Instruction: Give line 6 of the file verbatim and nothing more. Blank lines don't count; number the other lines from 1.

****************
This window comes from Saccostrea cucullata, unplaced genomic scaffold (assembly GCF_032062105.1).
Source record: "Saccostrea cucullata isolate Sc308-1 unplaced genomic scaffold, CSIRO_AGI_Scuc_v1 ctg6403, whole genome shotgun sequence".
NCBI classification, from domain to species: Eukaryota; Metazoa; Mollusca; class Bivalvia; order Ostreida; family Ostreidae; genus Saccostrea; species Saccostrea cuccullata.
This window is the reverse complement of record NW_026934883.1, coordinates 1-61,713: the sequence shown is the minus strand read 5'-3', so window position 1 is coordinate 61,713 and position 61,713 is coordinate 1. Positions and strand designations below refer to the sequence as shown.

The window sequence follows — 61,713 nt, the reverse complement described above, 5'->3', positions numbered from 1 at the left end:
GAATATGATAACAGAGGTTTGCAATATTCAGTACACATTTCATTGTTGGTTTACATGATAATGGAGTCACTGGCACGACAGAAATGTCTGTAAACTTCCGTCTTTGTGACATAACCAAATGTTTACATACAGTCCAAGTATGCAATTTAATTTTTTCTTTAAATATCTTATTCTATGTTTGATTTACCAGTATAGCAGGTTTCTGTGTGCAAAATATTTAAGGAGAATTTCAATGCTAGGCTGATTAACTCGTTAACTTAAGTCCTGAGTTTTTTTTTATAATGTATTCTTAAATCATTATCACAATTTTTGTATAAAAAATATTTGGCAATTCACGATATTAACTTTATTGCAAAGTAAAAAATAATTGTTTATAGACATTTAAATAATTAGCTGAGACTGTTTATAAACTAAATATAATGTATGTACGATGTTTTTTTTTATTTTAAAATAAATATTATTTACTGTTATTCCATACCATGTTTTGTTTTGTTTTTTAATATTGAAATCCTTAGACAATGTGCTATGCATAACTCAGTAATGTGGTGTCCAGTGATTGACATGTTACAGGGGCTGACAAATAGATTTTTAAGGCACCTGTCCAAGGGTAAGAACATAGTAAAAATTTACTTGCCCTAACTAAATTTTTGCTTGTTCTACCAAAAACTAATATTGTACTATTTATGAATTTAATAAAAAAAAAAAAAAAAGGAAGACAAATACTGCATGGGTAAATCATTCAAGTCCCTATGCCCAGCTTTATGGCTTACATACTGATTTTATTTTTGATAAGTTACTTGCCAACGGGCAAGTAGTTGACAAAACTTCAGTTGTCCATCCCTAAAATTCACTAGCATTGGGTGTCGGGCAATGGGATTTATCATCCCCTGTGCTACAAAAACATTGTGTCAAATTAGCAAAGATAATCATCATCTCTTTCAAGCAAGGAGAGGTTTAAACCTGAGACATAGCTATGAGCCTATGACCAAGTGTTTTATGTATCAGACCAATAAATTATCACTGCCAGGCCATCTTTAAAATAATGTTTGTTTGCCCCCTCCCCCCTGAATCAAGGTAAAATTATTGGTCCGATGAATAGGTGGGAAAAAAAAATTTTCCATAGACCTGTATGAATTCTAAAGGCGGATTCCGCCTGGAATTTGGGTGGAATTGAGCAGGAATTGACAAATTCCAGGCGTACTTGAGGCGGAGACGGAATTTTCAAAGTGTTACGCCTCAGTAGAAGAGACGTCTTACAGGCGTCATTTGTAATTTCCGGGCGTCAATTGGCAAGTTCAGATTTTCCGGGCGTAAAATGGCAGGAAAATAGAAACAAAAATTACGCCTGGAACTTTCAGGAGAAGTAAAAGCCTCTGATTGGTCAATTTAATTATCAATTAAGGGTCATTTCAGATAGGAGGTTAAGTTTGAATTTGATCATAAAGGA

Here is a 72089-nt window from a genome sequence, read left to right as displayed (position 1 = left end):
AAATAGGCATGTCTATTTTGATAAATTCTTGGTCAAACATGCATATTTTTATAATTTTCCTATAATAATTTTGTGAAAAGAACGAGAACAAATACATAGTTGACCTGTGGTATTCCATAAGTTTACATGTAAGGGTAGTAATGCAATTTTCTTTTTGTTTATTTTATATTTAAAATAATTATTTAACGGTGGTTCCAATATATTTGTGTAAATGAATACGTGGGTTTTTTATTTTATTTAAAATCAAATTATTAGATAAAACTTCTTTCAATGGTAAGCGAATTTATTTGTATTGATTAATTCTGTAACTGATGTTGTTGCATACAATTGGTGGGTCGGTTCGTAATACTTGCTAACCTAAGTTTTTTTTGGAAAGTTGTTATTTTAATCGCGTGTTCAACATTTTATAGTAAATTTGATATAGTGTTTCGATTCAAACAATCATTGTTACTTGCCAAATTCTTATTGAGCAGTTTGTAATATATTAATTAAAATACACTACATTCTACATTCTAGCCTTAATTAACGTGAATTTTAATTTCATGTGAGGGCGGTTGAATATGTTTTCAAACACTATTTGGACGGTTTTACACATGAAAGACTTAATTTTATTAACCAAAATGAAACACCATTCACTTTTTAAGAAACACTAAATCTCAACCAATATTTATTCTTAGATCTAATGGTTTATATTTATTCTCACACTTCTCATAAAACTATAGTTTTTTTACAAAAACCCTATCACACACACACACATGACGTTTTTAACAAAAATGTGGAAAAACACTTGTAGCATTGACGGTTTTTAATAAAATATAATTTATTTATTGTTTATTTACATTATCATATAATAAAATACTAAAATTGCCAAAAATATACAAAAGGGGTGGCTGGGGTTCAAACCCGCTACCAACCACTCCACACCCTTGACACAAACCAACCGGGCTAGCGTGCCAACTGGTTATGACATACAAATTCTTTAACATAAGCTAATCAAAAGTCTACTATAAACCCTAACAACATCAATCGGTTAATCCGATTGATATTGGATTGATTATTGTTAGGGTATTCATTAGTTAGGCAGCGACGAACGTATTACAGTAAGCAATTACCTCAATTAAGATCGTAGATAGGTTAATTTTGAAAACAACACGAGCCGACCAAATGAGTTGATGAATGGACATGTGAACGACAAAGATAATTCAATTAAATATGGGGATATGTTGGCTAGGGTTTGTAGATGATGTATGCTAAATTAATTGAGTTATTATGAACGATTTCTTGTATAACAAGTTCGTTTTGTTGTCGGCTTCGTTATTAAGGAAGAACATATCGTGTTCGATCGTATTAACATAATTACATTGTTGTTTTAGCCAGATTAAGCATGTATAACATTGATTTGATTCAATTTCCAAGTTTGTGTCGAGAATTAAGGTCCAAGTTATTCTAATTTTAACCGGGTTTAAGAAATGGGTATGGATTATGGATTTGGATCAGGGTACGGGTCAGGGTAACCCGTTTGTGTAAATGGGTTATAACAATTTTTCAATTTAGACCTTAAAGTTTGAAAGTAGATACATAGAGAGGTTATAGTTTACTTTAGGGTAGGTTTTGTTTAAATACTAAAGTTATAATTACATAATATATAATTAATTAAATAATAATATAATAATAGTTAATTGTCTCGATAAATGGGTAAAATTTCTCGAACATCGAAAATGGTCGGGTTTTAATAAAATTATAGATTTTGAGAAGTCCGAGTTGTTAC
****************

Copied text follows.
GAATATGATAACAGAGGTTTGCAATATTCAGTACACATTTCATTGTTGGTTTACATGATAATGGAGTCACTGGCACGACAGAAATGTCTGTAAACTTCCGTCTTTGTGACATAACCAAATGTTTACATACAGTCCAAGTATGCAATTTAATTTTTTCTTTAAATATCTTATTCTATGTTTGATTTACCAGTATAGCAGGTTTCTGTGTGCAAAATATTTAAGGAGAATTTCAATGCTAGGCTGATTAACTCGTTAACTTAAGTCCTGAGTTTTTTTTTATAATGTATTCTTAAATCATTATCACAATTTTTGTATAAAAAATATTTGGCAATTCACGATATTAACTTTATTGCAAAGTAAAAAATAATTGTTTATAGACATTTAAATAATTAGCTGAGACTGTTTATAAACTAAATATAATGTATGTACGATGTTTTTTTTTATTTTAAAATAAATATTATTTACTGTTATTCCATACCATGTTTTGTTTTGTTTTTTAATATTGAAATCCTTAGACAATGTGCTATGCATAACTCAGTAATGTGGTGTCCAGTGATTGACATGTTACAGGGGCTGACAAATAGATTTTTAAGGCACCTGTCCAAGGGTAAGAACATAGTAAAAATTTACTTGCCCTAACTAAATTTTTGCTTGTTCTACCAAAAACTAATATTGTACTATTTATGAATTTAATAAAAAAAAAAAAAAAAGGAAGACAAATACTGCATGGGTAAATCATTCAAGTCCCTATGCCCAGCTTTATGGCTTACATACTGATTTTATTTTTGATAAGTTACTTGCCAACGGGCAAGTAGTTGACAAAACTTCAGTTGTCCATCCCTAAAATTCACTAGCATTGGGTGTCGGGCAATGGGATTTATCATCCCCTGTGCTACAAAAACATTGTGTCAAATTAGCAAAGATAATCATCATCTCTTTCAAGCAAGGAGAGGTTTAAACCTGAGACATAGCTATGAGCCTATGACCAAGTGTTTTATGTATCAGACCAATAAATTATCACTGCCAGGCCATCTTTAAAATAATGTTTGTTTGCCCCCTCCCCCCTGAATCAAGGTAAAATTATTGGTCCGATGAATAGGTGGGAAAAAAAAATTTTCCATAGACCTGTATGAATTCTAAAGGCGGATTCCGCCTGGAATTTGGGTGGAATTGAGCAGGAATTGACAAATTCCAGGCGTACTTGAGGCGGAGACGGAATTTTCAAAGTGTTACGCCTCAGTAGAAGAGACGTCTTACAGGCGTCATTTGTAATTTCCGGGCGTCAATTGGCAAGTTCAGATTTTCCGGGCGTAAAATGGCAGGAAAATAGAAACAAAAATTACGCCTGGAACTTTCAGGAGAAGTAAAAGCCTCTGATTGGTCAATTTAATTATCAATTAAGGGTCATTTCAGATAGGAGGTTAAGTTTGAATTTGATCATAAAGGA